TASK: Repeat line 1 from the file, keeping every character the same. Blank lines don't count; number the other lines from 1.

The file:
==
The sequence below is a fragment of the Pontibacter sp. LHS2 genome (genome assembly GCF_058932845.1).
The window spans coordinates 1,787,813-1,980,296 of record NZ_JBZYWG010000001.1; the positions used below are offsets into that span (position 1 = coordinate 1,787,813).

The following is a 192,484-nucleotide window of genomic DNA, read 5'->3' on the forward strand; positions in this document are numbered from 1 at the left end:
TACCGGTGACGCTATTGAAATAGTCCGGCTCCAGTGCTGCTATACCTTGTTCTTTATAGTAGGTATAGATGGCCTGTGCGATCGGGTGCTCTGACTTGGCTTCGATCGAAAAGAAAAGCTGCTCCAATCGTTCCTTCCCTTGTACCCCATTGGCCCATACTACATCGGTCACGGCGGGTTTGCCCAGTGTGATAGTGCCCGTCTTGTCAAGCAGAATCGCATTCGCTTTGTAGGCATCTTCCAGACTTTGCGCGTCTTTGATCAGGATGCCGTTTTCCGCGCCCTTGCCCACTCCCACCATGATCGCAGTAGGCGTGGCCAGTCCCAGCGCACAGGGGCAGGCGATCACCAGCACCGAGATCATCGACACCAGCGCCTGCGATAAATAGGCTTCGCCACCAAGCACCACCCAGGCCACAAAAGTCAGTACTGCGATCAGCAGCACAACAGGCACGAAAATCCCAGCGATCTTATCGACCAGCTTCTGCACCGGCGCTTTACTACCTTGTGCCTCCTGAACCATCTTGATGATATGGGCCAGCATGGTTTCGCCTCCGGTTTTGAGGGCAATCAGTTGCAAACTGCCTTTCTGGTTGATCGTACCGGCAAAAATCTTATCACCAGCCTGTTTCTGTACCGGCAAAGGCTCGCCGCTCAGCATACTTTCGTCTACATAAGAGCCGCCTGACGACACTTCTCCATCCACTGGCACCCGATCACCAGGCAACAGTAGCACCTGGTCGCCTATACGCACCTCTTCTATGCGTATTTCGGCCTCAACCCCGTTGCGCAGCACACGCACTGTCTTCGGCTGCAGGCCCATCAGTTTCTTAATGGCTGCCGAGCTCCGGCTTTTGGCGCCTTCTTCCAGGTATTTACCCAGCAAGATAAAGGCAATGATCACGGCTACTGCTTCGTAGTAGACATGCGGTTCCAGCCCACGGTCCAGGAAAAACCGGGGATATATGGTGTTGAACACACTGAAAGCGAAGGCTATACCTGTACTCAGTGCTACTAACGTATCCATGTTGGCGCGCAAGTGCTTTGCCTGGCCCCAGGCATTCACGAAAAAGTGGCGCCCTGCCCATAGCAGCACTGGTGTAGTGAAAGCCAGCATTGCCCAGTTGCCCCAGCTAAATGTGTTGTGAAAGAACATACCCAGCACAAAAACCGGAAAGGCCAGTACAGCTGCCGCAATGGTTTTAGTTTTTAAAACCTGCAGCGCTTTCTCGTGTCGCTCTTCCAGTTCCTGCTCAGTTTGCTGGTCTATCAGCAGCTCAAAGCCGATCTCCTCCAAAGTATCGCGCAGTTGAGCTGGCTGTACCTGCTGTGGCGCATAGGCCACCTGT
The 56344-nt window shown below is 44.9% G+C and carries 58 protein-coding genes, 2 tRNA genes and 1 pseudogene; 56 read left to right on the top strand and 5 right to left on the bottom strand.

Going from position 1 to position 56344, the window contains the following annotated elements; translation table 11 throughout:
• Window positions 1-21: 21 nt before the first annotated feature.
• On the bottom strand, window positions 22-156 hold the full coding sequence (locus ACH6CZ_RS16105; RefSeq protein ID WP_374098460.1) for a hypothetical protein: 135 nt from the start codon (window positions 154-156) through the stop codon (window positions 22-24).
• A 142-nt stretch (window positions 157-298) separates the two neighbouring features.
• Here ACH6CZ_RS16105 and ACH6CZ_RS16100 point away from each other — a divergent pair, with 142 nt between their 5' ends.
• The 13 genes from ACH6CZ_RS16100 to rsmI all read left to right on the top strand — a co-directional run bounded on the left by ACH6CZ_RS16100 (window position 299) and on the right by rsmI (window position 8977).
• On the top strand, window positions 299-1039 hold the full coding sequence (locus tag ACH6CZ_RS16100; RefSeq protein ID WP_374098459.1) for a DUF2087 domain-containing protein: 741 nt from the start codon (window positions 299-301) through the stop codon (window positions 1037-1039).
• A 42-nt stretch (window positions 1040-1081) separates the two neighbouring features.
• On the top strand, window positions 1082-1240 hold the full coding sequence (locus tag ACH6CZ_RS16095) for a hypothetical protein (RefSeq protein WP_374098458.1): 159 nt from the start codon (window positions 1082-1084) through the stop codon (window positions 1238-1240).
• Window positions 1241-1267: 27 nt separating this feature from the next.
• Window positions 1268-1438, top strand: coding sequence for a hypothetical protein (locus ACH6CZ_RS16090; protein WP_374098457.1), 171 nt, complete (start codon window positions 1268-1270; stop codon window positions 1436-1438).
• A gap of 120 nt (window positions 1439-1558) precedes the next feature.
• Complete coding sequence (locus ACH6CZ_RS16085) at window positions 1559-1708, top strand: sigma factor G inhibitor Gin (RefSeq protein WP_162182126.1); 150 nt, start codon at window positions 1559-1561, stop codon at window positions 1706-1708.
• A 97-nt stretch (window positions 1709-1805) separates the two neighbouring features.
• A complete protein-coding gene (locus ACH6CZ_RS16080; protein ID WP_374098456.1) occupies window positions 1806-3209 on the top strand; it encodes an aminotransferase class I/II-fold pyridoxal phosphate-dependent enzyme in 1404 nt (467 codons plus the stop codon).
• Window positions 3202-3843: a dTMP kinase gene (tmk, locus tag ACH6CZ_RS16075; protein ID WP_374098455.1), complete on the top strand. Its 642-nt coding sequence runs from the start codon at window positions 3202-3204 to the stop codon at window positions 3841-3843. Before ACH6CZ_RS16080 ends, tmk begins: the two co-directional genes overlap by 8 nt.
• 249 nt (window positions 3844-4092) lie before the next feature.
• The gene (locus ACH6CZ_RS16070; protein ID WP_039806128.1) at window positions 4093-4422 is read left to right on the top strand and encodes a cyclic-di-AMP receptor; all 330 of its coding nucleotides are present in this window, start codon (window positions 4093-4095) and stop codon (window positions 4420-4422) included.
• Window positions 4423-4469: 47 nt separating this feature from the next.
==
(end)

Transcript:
The sequence below is a fragment of the Pontibacter sp. LHS2 genome (genome assembly GCF_058932845.1).